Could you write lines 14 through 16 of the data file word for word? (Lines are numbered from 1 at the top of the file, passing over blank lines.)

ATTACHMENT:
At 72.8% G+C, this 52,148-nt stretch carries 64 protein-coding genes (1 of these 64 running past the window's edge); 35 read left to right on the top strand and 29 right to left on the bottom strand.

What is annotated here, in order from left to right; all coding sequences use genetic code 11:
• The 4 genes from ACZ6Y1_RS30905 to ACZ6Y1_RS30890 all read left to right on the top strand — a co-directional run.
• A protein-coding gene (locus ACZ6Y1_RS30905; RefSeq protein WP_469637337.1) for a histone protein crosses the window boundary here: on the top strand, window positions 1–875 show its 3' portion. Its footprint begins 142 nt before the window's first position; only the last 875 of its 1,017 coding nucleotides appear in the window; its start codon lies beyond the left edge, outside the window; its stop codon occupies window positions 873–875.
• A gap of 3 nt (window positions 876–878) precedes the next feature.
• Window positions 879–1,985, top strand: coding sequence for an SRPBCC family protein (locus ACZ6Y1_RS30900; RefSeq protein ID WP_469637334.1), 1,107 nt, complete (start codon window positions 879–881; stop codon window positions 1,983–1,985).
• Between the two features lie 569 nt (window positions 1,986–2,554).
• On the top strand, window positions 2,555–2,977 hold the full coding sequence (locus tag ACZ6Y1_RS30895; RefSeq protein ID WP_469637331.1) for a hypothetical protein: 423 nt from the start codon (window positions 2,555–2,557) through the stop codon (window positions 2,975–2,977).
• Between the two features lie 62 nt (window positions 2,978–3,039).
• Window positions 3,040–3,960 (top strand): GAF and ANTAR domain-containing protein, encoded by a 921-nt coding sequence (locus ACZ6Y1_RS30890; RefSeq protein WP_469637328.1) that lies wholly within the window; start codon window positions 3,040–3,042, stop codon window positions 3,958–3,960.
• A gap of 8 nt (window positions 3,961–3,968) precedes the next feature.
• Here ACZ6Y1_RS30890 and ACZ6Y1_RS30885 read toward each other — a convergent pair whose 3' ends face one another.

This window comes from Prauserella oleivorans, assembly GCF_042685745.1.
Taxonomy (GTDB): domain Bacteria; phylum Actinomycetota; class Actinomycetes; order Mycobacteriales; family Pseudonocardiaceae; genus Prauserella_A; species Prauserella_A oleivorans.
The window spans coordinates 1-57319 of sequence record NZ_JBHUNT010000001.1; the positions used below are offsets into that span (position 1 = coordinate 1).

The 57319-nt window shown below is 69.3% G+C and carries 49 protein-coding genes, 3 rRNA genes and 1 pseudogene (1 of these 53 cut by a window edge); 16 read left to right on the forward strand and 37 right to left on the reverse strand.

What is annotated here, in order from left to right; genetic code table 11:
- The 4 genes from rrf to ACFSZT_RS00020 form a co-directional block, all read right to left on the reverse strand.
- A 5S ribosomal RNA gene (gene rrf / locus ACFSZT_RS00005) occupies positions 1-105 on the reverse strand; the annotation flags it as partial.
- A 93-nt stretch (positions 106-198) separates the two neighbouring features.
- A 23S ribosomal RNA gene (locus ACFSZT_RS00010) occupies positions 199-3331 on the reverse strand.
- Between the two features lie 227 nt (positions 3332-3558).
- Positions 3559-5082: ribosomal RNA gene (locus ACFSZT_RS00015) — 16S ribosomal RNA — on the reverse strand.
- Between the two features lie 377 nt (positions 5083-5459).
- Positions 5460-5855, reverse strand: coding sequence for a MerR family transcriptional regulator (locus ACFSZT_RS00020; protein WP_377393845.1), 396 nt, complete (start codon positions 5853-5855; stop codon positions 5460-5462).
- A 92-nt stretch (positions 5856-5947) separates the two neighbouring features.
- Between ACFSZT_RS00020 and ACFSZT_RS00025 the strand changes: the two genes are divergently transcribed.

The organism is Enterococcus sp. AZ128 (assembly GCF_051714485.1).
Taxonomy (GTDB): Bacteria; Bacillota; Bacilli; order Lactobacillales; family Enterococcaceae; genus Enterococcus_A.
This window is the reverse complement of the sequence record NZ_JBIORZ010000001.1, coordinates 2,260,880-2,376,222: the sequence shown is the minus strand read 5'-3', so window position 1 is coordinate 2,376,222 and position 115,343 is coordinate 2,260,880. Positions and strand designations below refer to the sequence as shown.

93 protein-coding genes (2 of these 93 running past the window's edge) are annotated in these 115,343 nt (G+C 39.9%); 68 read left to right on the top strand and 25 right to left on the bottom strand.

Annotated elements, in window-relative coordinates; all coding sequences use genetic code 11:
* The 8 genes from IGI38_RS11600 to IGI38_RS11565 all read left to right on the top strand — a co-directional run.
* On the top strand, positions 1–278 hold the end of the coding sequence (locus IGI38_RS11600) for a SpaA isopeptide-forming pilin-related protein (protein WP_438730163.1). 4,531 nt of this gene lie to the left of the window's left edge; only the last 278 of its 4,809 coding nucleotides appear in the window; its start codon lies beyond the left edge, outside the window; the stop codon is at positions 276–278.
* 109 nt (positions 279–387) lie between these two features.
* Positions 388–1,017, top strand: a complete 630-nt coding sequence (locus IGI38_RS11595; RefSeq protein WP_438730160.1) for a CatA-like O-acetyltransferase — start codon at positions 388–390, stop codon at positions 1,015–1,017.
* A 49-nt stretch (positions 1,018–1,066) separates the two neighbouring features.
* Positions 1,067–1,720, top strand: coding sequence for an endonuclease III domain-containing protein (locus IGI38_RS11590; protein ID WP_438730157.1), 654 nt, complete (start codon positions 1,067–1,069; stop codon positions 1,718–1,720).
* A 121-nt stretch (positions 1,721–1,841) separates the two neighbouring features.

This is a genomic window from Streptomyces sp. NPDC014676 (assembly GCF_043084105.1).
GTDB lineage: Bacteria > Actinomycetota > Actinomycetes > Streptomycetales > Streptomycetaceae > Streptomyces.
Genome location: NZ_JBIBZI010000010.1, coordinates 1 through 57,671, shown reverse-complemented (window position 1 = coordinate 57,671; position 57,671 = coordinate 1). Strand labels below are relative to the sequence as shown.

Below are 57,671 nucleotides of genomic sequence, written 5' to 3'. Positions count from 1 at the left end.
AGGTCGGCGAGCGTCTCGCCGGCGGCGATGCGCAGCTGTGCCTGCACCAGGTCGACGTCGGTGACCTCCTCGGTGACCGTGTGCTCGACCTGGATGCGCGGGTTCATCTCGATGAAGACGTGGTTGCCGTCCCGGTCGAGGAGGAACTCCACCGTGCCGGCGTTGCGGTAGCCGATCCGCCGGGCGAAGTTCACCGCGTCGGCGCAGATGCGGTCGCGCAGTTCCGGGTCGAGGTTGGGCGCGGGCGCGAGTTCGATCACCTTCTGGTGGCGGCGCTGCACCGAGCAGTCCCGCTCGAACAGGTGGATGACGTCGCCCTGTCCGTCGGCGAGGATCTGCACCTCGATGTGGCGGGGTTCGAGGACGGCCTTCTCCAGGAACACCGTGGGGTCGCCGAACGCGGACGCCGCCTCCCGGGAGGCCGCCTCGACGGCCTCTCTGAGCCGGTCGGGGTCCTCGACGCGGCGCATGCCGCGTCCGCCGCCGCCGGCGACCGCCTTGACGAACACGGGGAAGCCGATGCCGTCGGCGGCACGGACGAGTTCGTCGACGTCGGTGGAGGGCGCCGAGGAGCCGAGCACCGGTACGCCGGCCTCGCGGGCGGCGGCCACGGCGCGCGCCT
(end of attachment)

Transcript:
Taxonomy (GTDB): domain Bacteria; phylum Actinomycetota; class Actinomycetes; order Mycobacteriales; family Pseudonocardiaceae; genus Prauserella_A; species Prauserella_A oleivorans.
The window spans coordinates 1-57319 of sequence record NZ_JBHUNT010000001.1; the positions used below are offsets into that span (position 1 = coordinate 1).

The 57319-nt window shown below is 69.3% G+C and carries 49 protein-coding genes, 3 rRNA genes and 1 pseudogene (1 of these 53 cut by a window edge); 16 read left to right on the forward strand and 37 right to left on the reverse strand.